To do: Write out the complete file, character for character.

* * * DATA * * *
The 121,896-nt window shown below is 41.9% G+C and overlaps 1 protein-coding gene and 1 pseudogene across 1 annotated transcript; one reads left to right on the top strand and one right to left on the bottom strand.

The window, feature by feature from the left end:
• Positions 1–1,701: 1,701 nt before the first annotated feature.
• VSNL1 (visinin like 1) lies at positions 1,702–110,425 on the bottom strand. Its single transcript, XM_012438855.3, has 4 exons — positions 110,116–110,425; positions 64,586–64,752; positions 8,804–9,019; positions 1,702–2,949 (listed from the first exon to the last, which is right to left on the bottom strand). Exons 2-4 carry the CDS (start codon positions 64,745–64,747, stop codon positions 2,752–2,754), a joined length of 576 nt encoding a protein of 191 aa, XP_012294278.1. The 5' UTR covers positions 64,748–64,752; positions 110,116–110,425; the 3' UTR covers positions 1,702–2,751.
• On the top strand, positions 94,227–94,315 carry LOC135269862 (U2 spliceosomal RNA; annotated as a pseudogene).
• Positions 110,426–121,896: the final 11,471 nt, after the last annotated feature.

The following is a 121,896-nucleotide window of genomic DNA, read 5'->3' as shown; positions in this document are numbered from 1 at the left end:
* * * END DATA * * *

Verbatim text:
The 121,896-nt window shown below is 41.9% G+C and overlaps 1 protein-coding gene and 1 pseudogene across 1 annotated transcript; one reads left to right on the top strand and one right to left on the bottom strand.

The window, feature by feature from the left end:
• Positions 1–1,701: 1,701 nt before the first annotated feature.
• VSNL1 (visinin like 1) lies at positions 1,702–110,425 on the bottom strand. Its single transcript, XM_012438855.3, has 4 exons — positions 110,116–110,425; positions 64,586–64,752; positions 8,804–9,019; positions 1,702–2,949 (listed from the first exon to the last, which is right to left on the bottom strand). Exons 2-4 carry the CDS (start codon positions 64,745–64,747, stop codon positions 2,752–2,754), a joined length of 576 nt encoding a protein of 191 aa, XP_012294278.1. The 5' UTR covers positions 64,748–64,752; positions 110,116–110,425; the 3' UTR covers positions 1,702–2,751.
• On the top strand, positions 94,227–94,315 carry LOC135269862 (U2 spliceosomal RNA; annotated as a pseudogene).
• Positions 110,426–121,896: the final 11,471 nt, after the last annotated feature.

The following is a 121,896-nucleotide window of genomic DNA, read 5'->3' as shown; positions in this document are numbered from 1 at the left end: